It is interesting this story doesn’t mention the National Statement (2007 updated 2018), the Australian Code (2018) or research misconduct though this may be encapsulated by the reference to suspension and investigation. The reported questions raise concerns as to the merit of the work, respect, justice and the troubling spectre of the alt-right.

The survey was delivered by both paid and volunteer pollsters to students voting in student representative council elections at the university this week. It claimed to be “approved in principle by the University of Sydney’s ethics committee” and “endorsed by the political science department.”
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A University of Sydney spokeswoman said the university had “very strong concerns” about the content of the survey, which it was not aware of until contacted by the Herald on Wednesday, and how it was delivered.
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“An initial inquiry indicates ethics approval was not obtained for the study and our logo has been used without permission,” the spokeswoman said. “We are formally contacting the staff and student involved today to advise them the matter may be subject to disciplinary proceedings.”
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Payment of participants in research: information for researchers, HRECs and other ethics review bodies (NHMRC | September 2019)0

Posted by Admin in on October 3, 2019
 

Purpose and scope
This document is designed to provide information for researchers and reviewers of research to assist in decision-making about when payment of participants in research is ethically acceptable.

The approach taken in this document rests on the assumption that participation in research is desirable and a benefit to both the scientific community and the community at-large. This information also takes into account three core ethical principles of the National Statement on Ethical Conduct in Human Research 2007 (updated 2018) (National Statement): respect, beneficence and justice. Respect requires recognition that participation in research is voluntary and based on sufficient information about, and an adequate understanding of, both the proposed research and the implications of participating in it. Beneficence requires that the potential benefits of the research must justify the risks of participation. Justice requires that the benefits and burdens of research must be shared equitably and that opportunities for participation in research not be unjustly denied to those who are eligible for participation.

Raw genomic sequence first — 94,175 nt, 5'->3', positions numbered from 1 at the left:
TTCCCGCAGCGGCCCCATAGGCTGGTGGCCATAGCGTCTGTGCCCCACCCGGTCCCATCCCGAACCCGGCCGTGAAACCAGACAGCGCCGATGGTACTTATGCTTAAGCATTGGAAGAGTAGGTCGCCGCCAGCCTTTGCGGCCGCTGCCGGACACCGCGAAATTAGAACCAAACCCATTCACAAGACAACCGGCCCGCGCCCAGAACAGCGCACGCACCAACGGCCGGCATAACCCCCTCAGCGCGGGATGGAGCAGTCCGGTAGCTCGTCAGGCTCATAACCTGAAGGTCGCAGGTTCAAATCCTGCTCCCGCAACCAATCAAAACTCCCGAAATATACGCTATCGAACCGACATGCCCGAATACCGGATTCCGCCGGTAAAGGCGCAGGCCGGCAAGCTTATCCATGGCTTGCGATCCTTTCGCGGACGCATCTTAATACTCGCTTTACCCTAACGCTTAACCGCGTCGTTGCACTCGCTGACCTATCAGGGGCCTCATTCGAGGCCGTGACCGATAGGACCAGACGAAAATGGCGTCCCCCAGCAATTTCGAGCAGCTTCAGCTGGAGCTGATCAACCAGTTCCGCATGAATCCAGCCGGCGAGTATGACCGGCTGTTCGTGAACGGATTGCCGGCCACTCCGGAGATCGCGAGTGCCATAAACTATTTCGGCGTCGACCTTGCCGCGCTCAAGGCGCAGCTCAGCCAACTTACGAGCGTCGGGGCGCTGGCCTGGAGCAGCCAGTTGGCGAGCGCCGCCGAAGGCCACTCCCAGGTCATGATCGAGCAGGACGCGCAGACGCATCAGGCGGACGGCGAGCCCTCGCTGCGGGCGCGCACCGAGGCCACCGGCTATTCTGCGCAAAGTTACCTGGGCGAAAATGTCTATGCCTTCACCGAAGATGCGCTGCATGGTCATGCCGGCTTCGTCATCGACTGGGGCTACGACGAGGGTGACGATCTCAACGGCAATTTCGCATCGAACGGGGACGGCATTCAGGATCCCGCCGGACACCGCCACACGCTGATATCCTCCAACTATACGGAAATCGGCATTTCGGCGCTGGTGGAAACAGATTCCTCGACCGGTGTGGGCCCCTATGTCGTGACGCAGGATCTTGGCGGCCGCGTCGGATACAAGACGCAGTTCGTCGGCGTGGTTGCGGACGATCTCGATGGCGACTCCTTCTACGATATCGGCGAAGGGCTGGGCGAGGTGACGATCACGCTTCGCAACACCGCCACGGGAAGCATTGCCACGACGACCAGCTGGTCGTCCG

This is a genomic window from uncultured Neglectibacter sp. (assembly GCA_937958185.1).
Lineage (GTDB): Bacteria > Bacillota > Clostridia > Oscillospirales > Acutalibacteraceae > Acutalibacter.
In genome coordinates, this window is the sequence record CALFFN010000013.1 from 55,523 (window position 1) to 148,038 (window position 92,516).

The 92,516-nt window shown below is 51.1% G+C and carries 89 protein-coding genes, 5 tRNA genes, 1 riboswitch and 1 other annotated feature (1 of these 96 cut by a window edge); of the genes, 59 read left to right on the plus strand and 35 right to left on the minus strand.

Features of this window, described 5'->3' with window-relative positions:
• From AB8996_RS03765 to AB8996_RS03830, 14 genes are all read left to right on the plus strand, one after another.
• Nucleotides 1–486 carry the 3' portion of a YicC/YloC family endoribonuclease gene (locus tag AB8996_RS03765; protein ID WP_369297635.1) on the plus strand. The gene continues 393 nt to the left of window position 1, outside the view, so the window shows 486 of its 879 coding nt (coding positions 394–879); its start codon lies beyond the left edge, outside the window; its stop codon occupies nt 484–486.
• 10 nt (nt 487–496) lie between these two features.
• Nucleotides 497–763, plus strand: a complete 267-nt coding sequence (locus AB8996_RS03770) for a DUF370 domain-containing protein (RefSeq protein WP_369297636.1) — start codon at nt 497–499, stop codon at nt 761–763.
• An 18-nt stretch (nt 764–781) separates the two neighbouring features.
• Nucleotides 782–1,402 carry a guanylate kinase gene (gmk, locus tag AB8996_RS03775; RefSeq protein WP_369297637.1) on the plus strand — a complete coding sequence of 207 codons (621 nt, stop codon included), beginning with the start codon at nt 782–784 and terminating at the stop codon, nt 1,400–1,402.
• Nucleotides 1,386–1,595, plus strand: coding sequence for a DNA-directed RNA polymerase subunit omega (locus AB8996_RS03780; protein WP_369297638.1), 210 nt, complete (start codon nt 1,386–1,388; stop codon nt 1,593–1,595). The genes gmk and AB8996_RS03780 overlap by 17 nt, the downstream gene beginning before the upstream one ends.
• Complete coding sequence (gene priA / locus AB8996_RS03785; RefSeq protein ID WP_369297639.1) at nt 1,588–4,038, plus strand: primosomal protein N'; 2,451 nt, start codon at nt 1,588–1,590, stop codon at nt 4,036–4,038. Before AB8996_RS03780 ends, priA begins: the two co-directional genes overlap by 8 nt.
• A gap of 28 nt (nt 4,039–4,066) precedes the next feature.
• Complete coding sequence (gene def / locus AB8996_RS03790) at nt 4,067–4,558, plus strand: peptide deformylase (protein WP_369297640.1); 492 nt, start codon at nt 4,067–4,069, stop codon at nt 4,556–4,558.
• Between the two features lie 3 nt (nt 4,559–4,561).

The payment models and options presented in this document are intended to reflect what may be reasonable and justifiable in the context of a specific research project, not what is required or expected. It remains the remit of Human Research Ethics Committees (HRECs) and other ethics review bodies to determine whether, for each research project, payment is ethically appropriate and, if so, whether the type/s and amount/s of payment proposed are optimal or acceptable.

The information in this document is not intended to replace or override guidance provided in the National Statement and should be understood as providing additional information to assist those designing and reviewing human research.

Contents

Purpose and scope 1

Explanation of key terms 1

Guidance statements 2

Context and explanation 3

Considerations for researchers and reviewers 5

Resources 6

Appendix 1: Examples of payment models 7

Appendix 2: Case studies 8

Access the guidance document